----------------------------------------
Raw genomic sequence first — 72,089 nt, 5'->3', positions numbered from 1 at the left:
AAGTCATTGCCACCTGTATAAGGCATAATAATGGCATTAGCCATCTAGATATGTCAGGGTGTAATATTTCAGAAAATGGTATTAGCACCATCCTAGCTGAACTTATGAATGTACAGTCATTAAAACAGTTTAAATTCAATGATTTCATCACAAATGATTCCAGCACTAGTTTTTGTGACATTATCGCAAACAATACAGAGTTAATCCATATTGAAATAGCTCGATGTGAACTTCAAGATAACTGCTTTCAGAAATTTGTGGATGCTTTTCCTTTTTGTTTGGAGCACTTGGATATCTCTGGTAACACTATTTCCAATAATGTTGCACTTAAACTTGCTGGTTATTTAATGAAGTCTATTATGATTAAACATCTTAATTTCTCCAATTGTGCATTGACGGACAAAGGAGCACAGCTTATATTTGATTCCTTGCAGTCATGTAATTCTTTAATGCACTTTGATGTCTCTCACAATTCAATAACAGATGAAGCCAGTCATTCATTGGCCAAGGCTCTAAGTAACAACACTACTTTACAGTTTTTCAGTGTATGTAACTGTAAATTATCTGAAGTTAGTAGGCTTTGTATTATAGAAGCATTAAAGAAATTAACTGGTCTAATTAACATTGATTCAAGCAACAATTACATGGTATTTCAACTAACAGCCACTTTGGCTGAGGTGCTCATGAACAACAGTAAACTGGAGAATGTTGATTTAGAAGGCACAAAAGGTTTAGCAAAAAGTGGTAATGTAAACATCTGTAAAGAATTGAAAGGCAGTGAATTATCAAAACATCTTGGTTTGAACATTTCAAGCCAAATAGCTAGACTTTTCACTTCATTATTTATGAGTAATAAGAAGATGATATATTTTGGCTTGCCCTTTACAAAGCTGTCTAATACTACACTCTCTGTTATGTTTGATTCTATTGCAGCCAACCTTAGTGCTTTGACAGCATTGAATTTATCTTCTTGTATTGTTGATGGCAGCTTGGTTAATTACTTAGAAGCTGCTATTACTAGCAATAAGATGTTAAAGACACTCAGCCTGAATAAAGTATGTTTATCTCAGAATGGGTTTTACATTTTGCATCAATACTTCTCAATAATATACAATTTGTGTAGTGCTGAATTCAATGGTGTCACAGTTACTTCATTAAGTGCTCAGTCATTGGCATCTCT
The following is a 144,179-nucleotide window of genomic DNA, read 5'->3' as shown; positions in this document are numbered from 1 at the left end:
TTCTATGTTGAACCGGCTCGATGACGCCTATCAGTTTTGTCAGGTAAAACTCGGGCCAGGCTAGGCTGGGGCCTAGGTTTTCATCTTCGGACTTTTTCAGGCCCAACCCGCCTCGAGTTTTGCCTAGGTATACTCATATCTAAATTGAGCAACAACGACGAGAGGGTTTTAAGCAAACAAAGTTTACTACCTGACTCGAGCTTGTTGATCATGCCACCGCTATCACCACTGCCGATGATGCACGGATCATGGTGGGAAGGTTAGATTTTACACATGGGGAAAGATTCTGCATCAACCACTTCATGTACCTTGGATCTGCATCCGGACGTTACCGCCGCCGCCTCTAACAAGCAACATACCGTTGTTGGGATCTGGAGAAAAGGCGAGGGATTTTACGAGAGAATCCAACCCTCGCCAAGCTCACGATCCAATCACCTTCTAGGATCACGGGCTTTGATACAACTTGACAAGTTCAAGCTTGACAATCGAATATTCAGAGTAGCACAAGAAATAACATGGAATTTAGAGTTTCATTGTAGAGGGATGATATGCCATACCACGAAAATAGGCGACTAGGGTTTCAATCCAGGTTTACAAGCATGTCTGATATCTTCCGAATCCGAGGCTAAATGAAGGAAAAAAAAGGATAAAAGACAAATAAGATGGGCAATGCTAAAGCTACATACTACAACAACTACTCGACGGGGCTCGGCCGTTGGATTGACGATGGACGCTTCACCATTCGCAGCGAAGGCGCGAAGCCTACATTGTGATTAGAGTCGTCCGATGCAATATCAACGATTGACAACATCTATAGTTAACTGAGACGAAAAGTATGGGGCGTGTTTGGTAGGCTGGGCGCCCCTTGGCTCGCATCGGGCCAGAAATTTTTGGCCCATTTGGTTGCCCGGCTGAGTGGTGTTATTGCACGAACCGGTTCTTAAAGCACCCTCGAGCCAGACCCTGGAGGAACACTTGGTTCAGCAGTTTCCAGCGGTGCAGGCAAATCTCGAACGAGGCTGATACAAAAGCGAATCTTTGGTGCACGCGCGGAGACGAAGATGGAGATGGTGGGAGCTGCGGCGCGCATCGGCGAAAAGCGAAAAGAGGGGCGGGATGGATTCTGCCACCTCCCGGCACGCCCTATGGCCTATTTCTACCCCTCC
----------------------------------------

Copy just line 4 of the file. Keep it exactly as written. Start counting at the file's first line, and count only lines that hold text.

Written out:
TTCTATGTTGAACCGGCTCGATGACGCCTATCAGTTTTGTCAGGTAAAACTCGGGCCAGGCTAGGCTGGGGCCTAGGTTTTCATCTTCGGACTTTTTCAGGCCCAACCCGCCTCGAGTTTTGCCTAGGTATACTCATATCTAAATTGAGCAACAACGACGAGAGGGTTTTAAGCAAACAAAGTTTACTACCTGACTCGAGCTTGTTGATCATGCCACCGCTATCACCACTGCCGATGATGCACGGATCATGGTGGGAAGGTTAGATTTTACACATGGGGAAAGATTCTGCATCAACCACTTCATGTACCTTGGATCTGCATCCGGACGTTACCGCCGCCGCCTCTAACAAGCAACATACCGTTGTTGGGATCTGGAGAAAAGGCGAGGGATTTTACGAGAGAATCCAACCCTCGCCAAGCTCACGATCCAATCACCTTCTAGGATCACGGGCTTTGATACAACTTGACAAGTTCAAGCTTGACAATCGAATATTCAGAGTAGCACAAGAAATAACATGGAATTTAGAGTTTCATTGTAGAGGGATGATATGCCATACCACGAAAATAGGCGACTAGGGTTTCAATCCAGGTTTACAAGCATGTCTGATATCTTCCGAATCCGAGGCTAAATGAAGGAAAAAAAAGGATAAAAGACAAATAAGATGGGCAATGCTAAAGCTACATACTACAACAACTACTCGACGGGGCTCGGCCGTTGGATTGACGATGGACGCTTCACCATTCGCAGCGAAGGCGCGAAGCCTACATTGTGATTAGAGTCGTCCGATGCAATATCAACGATTGACAACATCTATAGTTAACTGAGACGAAAAGTATGGGGCGTGTTTGGTAGGCTGGGCGCCCCTTGGCTCGCATCGGGCCAGAAATTTTTGGCCCATTTGGTTGCCCGGCTGAGTGGTGTTATTGCACGAACCGGTTCTTAAAGCACCCTCGAGCCAGACCCTGGAGGAACACTTGGTTCAGCAGTTTCCAGCGGTGCAGGCAAATCTCGAACGAGGCTGATACAAAAGCGAATCTTTGGTGCACGCGCGGAGACGAAGATGGAGATGGTGGGAGCTGCGGCGCGCATCGGCGAAAAGCGAAAAGAGGGGCGGGATGGATTCTGCCACCTCCCGGCACGCCCTATGGCCTATTTCTACCCCTCC